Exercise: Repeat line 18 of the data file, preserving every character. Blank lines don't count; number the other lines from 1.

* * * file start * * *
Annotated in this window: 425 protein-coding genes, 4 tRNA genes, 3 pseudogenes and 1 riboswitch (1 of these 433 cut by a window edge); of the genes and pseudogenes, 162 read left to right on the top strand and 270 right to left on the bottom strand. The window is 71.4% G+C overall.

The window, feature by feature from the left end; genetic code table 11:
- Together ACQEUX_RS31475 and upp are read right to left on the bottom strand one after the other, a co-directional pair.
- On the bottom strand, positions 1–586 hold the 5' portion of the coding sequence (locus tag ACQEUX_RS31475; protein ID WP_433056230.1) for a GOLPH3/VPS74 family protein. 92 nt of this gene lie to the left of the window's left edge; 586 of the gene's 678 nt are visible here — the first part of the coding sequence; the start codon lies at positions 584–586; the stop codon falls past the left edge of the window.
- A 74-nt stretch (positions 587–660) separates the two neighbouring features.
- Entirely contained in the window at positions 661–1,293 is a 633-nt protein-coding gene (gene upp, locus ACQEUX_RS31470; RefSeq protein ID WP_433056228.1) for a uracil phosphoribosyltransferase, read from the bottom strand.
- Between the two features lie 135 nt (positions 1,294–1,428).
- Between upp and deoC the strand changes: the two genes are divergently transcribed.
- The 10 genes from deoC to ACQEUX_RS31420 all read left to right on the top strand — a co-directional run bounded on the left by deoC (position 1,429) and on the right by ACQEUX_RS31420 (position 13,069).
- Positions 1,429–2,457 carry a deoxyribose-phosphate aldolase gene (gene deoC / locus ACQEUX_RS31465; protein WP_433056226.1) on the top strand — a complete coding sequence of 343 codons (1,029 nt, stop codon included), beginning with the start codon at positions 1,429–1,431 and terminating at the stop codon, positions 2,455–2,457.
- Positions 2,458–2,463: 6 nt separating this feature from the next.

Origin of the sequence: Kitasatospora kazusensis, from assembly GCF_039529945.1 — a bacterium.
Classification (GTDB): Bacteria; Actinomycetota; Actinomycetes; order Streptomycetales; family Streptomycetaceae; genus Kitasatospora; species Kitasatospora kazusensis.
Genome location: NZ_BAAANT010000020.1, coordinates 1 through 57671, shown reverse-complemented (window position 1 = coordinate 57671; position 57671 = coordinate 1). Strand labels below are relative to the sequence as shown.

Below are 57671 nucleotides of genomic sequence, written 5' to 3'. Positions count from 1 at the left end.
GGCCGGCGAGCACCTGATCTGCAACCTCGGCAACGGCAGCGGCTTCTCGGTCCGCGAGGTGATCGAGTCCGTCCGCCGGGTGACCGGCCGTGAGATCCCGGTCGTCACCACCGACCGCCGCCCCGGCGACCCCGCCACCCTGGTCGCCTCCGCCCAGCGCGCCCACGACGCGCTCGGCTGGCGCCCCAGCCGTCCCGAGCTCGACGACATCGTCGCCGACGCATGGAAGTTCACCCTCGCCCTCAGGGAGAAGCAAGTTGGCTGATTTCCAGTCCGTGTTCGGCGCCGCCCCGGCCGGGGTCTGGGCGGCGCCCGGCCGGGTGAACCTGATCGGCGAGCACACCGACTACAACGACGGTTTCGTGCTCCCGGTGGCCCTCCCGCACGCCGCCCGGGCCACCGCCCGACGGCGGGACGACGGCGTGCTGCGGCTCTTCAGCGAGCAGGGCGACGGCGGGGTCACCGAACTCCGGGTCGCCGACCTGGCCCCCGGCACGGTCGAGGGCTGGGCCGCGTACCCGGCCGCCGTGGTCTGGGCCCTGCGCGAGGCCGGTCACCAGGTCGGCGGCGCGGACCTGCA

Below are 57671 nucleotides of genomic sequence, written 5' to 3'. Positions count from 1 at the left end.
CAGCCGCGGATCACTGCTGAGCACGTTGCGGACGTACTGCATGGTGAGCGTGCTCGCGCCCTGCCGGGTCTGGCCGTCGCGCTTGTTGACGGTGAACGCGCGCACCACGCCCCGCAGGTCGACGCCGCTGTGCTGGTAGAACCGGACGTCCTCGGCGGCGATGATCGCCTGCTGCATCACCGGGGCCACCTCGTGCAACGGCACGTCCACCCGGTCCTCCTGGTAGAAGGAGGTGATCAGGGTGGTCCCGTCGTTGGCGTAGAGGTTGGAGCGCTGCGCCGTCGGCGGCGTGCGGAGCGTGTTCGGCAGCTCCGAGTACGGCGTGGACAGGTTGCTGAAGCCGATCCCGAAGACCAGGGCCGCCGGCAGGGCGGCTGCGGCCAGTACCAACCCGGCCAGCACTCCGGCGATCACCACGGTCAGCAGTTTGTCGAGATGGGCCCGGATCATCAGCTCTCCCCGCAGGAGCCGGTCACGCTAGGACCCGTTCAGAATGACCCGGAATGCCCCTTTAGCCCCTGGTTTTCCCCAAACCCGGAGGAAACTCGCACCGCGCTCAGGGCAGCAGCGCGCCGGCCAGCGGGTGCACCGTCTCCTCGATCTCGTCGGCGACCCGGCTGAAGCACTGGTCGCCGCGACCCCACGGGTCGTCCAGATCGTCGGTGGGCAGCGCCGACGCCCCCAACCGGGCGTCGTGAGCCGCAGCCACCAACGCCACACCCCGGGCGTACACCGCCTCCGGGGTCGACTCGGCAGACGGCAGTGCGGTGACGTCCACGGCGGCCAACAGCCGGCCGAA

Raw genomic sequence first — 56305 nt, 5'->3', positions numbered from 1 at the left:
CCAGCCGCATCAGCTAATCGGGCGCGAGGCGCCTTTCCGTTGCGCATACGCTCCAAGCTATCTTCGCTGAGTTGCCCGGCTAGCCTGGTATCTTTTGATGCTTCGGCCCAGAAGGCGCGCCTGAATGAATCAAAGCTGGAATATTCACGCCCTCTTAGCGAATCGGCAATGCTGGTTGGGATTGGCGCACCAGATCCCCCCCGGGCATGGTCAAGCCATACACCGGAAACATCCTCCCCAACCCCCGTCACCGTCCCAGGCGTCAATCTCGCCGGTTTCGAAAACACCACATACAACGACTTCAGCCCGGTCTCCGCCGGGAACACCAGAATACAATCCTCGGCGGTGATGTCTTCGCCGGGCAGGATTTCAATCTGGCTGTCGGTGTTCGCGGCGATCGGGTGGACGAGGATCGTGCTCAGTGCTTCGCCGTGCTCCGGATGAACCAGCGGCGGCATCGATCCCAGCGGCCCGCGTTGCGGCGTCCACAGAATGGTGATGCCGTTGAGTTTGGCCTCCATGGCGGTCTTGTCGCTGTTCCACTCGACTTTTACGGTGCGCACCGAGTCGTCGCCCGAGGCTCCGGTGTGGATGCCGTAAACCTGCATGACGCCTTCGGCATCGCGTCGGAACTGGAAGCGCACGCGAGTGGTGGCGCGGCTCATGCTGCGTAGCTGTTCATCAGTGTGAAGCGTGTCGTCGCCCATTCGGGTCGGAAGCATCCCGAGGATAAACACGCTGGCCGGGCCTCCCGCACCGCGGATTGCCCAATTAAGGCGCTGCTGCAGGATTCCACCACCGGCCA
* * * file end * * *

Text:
CAGCCGCGGATCACTGCTGAGCACGTTGCGGACGTACTGCATGGTGAGCGTGCTCGCGCCCTGCCGGGTCTGGCCGTCGCGCTTGTTGACGGTGAACGCGCGCACCACGCCCCGCAGGTCGACGCCGCTGTGCTGGTAGAACCGGACGTCCTCGGCGGCGATGATCGCCTGCTGCATCACCGGGGCCACCTCGTGCAACGGCACGTCCACCCGGTCCTCCTGGTAGAAGGAGGTGATCAGGGTGGTCCCGTCGTTGGCGTAGAGGTTGGAGCGCTGCGCCGTCGGCGGCGTGCGGAGCGTGTTCGGCAGCTCCGAGTACGGCGTGGACAGGTTGCTGAAGCCGATCCCGAAGACCAGGGCCGCCGGCAGGGCGGCTGCGGCCAGTACCAACCCGGCCAGCACTCCGGCGATCACCACGGTCAGCAGTTTGTCGAGATGGGCCCGGATCATCAGCTCTCCCCGCAGGAGCCGGTCACGCTAGGACCCGTTCAGAATGACCCGGAATGCCCCTTTAGCCCCTGGTTTTCCCCAAACCCGGAGGAAACTCGCACCGCGCTCAGGGCAGCAGCGCGCCGGCCAGCGGGTGCACCGTCTCCTCGATCTCGTCGGCGACCCGGCTGAAGCACTGGTCGCCGCGACCCCACGGGTCGTCCAGATCGTCGGTGGGCAGCGCCGACGCCCCCAACCGGGCGTCGTGAGCCGCAGCCACCAACGCCACACCCCGGGCGTACACCGCCTCCGGGGTCGACTCGGCAGACGGCAGTGCGGTGACGTCCACGGCGGCCAACAGCCGGCCGAA